And I’ll answer each question as thoroughly as I can (please, find the first 4 below) but first, as an introduction, I would like to explain one of the reasons I take interest in the subject of “junk”-DNA. Bear with me, it’s an interesting story….

Back when I did my PhD, most of us PhD-students would get at least two projects to work on. One would be a “safe” project that would be reasonably easy to publish and the other one would be a high risk project where the outcome was more uncertain, but could potentially be published in ha higher impact journal (this is an approach I think all labs should follow !!). My “safe” project was to clone and characterize a gene for an isoform (of cAMP-dependent protein kinase) where the mRNA (cDNA) was already published (yes,believe it or not, this was actually publishable back in the days 10 years ago).  So, I cloned and I started sequencing looking out for exon/intron boundaries and intron sequences as was standard procedure. Problem was that I didn’t find any intron sequences. The genomic sequence was identical to the mRNA (cDNA) sequence.  At the ends where the cDNA and genomic sequences stopped being homologous, I found  direct repeats. These are the hallmarks of a retroposon. A retroposon is an mRNA that has been reverse transcribed and inserted into the genome. To add to this peculiar finding, my gene, the PKA C-gamma gene, it turned out, was a retroposon inserted into the intron of another gene (see illustration).

From my C-gamma paper: “genomic mapping of the STM7 gene demonstrated that the C-gamma open reading frame was situated within the intron separating exon 16 and 17 in the STM7 gene. In addition, part of the 3’-untranslated region of C-gamma (nucleotide 1478 to 1538 in fig. 2) constitutes an alternately spliced exon (exon 17) in the STM7 gene. The two genes are transcribed in opposite directions in the human genome, ……”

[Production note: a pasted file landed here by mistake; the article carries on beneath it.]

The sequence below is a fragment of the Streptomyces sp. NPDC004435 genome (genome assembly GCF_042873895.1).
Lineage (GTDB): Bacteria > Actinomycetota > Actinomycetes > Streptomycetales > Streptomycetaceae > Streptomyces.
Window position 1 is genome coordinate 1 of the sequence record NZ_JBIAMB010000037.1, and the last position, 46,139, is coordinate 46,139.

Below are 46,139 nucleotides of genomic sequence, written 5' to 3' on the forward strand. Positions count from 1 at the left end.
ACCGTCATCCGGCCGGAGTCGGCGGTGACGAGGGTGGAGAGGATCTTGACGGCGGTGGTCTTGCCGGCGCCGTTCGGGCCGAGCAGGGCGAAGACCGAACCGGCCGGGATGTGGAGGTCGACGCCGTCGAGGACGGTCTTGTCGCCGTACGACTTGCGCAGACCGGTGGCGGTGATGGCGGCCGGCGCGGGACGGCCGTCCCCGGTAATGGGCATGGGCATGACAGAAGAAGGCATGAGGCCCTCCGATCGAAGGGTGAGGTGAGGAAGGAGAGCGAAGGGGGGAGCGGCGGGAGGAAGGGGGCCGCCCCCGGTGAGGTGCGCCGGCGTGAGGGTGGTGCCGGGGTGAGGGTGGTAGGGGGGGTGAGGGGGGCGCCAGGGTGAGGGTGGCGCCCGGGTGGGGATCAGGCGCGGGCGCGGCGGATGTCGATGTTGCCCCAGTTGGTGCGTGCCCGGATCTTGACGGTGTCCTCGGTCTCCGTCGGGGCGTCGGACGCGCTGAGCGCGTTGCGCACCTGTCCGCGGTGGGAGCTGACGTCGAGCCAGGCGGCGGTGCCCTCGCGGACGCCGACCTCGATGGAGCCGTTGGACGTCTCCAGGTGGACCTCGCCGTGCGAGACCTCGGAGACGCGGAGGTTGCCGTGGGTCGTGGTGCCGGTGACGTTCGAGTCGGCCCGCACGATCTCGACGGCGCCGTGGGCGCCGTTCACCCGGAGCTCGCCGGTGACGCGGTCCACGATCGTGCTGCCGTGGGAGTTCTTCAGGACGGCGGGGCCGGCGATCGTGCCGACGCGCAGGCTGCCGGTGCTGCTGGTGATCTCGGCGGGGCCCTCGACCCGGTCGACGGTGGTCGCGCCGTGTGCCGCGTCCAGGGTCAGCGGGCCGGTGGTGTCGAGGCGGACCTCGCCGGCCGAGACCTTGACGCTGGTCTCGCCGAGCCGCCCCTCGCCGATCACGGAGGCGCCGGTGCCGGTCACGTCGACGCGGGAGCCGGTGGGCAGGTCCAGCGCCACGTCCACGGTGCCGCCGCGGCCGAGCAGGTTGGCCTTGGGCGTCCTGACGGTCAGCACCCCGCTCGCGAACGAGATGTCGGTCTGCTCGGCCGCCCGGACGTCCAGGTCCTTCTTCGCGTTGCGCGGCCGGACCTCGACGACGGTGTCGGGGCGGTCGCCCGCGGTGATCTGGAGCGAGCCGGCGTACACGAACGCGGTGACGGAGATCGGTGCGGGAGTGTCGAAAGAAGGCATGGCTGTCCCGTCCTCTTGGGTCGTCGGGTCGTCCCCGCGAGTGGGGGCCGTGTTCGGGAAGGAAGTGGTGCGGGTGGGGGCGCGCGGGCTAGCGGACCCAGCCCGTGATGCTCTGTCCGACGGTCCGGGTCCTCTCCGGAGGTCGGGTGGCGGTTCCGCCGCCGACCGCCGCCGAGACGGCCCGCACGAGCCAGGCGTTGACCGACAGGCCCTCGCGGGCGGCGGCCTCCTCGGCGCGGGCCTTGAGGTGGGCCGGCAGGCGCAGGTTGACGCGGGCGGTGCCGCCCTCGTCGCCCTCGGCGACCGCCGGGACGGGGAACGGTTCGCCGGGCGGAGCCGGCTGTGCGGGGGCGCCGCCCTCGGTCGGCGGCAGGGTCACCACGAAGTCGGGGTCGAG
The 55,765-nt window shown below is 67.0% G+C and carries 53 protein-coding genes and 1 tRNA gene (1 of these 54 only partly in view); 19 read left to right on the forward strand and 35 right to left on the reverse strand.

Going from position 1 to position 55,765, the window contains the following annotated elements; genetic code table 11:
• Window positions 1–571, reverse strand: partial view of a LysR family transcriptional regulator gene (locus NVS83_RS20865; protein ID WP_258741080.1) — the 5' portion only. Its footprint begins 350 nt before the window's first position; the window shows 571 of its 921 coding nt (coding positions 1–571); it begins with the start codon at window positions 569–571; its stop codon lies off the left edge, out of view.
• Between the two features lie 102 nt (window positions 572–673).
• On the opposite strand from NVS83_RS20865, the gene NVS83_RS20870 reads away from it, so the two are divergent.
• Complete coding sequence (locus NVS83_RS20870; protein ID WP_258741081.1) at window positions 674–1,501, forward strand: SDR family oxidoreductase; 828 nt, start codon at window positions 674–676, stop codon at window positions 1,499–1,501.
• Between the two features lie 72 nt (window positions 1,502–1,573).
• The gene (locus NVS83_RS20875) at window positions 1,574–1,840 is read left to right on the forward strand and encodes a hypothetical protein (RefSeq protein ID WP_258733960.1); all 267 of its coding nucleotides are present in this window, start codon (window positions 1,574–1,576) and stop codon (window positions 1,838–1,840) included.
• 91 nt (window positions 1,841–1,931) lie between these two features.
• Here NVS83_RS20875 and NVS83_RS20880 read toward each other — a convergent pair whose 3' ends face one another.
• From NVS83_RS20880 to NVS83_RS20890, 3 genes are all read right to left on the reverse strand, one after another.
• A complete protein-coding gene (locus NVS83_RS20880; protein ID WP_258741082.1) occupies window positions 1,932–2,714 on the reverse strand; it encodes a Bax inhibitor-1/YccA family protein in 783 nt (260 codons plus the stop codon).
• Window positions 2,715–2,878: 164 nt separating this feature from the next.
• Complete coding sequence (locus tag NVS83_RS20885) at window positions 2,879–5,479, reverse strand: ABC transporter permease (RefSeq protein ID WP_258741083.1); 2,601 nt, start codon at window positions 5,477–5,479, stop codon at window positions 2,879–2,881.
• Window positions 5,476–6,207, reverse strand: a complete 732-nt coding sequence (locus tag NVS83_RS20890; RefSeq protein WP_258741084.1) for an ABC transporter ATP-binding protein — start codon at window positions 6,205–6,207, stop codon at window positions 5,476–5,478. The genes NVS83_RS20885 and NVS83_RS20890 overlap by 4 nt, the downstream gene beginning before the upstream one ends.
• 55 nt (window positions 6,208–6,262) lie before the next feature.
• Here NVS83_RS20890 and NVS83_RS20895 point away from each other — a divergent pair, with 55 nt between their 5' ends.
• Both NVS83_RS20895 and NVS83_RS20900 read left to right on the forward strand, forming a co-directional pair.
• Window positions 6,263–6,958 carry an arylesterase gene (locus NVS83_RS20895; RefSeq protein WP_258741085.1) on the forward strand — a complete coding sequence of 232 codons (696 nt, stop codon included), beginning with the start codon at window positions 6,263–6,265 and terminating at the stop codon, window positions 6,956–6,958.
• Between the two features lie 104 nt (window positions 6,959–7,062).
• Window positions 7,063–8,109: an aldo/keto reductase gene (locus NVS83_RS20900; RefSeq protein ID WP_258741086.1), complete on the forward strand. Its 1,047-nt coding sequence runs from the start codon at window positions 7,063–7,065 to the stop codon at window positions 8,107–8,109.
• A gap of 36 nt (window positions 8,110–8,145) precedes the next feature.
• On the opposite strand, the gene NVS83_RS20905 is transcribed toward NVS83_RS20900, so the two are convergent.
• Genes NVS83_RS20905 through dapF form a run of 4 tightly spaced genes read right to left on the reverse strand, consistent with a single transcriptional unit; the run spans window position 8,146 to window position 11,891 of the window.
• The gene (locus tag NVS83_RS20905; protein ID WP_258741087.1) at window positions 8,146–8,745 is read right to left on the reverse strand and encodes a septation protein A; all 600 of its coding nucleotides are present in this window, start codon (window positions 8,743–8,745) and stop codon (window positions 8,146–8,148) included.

The common perception is that a retroposon is not functional. But, the circumstances in this case, I believe points towards some kind of function. C-gamma translates into mRNA in vivo (as is the case with a handful of other retroposon’s), and since it has an intact reading frame this mRNA can be translated into protein in vitro and in cell lysates. So is this protein detected in vivo ? ….and what if anything, does the protein do………?

This I’ll answer after returning to speculations on Larry Moran’s list of questions:

1. Why do pseudogenes and most of the transposon-related sequences look so much like broken genes?

By a broken gene I guess he means a broken reading frame that seems not to code for a protein product. The genetic sequence may still constitute a regulatory element influencing other genes (as was the case with the finding that led to the original discussion, see here for reference). Also, any trancribed RNA from parts of this DNA may have function either as long RNA molecules, miRNA’s or siRNA’s.

2. Why is the DNA sequence in most of our DNA not conserved?